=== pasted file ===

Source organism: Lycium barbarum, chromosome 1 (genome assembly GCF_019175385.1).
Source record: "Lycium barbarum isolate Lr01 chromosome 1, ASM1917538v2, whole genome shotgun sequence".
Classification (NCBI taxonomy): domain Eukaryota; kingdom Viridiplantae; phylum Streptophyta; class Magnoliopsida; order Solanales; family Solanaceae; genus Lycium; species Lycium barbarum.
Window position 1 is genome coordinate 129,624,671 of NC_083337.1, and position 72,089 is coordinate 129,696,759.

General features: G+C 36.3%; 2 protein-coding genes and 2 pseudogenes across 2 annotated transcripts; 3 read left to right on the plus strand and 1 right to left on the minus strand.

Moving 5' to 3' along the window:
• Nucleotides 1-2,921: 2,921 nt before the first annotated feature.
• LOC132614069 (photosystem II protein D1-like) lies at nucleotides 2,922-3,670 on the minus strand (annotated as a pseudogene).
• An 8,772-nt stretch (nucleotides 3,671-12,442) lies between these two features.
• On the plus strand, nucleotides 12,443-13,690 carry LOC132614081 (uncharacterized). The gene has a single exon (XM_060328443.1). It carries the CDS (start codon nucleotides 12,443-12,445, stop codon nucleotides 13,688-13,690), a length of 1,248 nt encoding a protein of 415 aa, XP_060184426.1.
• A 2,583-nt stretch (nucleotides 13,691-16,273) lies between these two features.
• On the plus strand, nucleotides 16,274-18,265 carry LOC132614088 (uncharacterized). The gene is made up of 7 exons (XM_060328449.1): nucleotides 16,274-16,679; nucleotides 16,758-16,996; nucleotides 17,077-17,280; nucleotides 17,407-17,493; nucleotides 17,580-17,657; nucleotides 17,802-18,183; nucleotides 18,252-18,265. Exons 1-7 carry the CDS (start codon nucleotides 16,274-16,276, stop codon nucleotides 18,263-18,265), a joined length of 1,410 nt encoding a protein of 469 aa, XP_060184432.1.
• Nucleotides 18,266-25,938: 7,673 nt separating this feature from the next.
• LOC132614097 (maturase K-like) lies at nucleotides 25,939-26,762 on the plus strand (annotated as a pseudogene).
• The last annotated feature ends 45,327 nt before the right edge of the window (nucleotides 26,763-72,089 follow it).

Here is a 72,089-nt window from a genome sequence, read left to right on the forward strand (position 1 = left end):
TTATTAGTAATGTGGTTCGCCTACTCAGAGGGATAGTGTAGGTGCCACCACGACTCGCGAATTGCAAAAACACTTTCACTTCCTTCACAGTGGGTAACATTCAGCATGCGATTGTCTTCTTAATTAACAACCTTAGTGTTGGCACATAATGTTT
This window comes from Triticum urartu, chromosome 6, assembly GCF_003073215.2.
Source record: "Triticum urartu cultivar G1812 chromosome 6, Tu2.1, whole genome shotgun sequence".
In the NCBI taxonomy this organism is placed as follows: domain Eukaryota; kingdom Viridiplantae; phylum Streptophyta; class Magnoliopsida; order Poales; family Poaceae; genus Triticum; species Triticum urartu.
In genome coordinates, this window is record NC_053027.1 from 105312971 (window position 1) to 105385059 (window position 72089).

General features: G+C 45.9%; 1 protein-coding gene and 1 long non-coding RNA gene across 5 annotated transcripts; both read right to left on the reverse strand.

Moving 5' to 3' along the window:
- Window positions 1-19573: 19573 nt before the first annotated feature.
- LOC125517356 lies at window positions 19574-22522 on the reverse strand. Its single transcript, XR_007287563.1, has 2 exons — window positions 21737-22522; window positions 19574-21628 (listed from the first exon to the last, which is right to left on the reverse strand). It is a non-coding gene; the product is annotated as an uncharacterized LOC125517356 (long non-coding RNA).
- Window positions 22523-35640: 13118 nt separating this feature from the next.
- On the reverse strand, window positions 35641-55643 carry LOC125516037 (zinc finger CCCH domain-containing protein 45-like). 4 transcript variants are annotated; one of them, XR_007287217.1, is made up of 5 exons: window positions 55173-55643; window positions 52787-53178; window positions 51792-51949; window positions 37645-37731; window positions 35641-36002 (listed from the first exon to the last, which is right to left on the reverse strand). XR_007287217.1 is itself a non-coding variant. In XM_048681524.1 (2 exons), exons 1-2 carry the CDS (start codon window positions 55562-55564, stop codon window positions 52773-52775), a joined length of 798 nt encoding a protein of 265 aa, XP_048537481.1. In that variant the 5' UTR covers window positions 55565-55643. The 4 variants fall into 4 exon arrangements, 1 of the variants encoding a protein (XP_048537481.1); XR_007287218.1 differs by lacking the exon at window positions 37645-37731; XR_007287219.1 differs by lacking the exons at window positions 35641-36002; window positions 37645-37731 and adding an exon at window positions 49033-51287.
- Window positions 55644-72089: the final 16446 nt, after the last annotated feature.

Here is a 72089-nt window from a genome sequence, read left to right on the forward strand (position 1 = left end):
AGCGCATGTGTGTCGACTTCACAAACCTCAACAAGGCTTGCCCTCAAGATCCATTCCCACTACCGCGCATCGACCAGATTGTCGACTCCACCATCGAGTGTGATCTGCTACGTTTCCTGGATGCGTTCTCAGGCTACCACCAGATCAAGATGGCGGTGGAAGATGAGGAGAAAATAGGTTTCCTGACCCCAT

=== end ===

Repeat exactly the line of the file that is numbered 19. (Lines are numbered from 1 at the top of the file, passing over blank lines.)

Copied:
Source record: "Triticum urartu cultivar G1812 chromosome 6, Tu2.1, whole genome shotgun sequence".